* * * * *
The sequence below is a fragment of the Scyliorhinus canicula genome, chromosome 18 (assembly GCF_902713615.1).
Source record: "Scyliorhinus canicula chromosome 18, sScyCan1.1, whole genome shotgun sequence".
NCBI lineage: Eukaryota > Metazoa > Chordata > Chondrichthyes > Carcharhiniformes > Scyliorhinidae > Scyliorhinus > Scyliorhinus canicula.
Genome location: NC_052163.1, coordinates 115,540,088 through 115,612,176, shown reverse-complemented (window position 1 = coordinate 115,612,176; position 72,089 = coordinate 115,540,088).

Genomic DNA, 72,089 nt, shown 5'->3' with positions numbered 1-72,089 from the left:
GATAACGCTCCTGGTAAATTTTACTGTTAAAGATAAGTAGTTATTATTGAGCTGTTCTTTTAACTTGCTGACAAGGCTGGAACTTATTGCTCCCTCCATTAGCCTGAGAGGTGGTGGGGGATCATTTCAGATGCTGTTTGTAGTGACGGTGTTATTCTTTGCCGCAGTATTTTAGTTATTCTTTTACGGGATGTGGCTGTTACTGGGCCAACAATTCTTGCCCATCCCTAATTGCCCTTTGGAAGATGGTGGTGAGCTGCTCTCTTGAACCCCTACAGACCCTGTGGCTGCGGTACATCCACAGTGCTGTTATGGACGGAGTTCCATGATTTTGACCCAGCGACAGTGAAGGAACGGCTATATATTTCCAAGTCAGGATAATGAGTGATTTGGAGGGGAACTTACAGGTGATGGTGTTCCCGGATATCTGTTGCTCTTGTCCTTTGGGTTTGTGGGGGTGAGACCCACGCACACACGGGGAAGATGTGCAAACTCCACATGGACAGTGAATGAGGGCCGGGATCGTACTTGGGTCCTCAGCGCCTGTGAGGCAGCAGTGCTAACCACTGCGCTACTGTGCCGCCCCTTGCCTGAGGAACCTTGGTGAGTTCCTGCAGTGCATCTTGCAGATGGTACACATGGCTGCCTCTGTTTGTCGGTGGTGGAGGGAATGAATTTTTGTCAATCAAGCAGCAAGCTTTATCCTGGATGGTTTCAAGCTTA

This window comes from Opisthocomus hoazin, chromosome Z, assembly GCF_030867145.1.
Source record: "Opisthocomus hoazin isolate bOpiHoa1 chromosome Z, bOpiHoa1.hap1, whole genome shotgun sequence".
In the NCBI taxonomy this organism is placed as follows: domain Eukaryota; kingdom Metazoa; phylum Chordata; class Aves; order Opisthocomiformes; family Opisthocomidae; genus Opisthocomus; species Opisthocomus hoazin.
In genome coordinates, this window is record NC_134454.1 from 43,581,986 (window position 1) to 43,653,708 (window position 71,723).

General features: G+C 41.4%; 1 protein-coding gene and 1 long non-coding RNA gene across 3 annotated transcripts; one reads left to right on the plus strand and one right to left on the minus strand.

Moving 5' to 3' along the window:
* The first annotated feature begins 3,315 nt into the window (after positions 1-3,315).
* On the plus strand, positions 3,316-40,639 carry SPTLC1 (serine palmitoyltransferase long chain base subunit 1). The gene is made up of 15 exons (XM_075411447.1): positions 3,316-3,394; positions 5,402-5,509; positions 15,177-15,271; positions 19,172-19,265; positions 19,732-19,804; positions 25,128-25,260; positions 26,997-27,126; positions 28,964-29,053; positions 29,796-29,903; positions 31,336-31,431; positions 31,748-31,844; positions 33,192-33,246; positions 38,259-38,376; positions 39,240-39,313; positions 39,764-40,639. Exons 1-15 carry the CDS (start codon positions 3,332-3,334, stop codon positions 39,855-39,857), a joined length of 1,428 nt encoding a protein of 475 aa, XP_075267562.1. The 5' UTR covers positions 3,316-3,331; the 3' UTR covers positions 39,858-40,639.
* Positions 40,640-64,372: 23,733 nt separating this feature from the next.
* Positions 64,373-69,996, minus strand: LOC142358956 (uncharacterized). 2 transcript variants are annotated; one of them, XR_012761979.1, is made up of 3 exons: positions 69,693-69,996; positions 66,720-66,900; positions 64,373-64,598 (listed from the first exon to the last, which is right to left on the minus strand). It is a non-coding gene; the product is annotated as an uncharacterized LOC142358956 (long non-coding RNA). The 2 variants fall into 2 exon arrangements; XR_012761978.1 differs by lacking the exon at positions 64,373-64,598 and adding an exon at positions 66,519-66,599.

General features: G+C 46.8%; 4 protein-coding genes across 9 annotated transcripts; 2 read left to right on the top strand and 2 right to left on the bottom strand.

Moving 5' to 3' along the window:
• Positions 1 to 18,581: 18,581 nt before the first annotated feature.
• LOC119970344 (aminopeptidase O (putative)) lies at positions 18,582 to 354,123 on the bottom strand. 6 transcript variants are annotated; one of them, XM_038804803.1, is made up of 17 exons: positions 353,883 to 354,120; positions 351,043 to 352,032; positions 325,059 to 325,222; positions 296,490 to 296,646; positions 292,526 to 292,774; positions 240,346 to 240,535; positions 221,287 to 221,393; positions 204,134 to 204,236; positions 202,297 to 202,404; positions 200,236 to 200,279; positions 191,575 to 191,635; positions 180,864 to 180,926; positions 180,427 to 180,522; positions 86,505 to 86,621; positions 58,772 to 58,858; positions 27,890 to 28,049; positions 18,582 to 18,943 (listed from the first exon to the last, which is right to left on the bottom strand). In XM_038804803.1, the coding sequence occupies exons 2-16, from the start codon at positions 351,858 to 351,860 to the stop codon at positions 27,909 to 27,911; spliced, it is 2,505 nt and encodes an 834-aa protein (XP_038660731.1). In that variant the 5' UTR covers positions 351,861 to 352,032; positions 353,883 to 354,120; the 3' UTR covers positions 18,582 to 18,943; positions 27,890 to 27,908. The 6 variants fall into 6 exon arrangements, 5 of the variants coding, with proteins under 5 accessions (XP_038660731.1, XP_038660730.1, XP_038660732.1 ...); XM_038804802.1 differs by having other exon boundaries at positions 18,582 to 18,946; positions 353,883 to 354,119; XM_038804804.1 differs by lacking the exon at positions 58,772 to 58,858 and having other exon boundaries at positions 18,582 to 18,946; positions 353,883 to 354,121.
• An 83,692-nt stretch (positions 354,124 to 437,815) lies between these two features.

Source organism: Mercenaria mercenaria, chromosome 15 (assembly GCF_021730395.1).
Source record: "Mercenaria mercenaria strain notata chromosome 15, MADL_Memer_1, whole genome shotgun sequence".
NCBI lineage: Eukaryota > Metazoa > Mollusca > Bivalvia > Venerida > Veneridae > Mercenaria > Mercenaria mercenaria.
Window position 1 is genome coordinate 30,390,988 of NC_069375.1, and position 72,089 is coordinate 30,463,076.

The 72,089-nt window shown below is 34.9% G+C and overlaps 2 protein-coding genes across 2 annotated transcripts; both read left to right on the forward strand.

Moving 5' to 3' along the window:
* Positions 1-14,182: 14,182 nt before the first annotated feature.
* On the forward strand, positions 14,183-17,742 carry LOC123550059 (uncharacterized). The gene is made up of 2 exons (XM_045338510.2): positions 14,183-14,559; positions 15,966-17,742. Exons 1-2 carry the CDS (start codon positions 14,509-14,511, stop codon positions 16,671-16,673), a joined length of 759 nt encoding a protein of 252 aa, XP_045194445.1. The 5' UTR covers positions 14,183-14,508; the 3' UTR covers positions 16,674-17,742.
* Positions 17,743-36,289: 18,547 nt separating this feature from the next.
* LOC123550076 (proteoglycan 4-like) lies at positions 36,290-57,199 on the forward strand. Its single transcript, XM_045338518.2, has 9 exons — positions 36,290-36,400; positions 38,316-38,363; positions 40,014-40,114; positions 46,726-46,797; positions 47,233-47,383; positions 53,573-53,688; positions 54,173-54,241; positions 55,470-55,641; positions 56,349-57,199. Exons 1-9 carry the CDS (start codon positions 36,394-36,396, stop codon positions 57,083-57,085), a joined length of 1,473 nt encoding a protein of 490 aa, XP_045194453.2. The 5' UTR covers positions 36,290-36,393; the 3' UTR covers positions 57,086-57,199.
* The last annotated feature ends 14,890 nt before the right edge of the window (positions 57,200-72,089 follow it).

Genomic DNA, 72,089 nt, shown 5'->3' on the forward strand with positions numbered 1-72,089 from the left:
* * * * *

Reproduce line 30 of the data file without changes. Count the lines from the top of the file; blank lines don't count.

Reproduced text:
* Positions 17,743-36,289: 18,547 nt separating this feature from the next.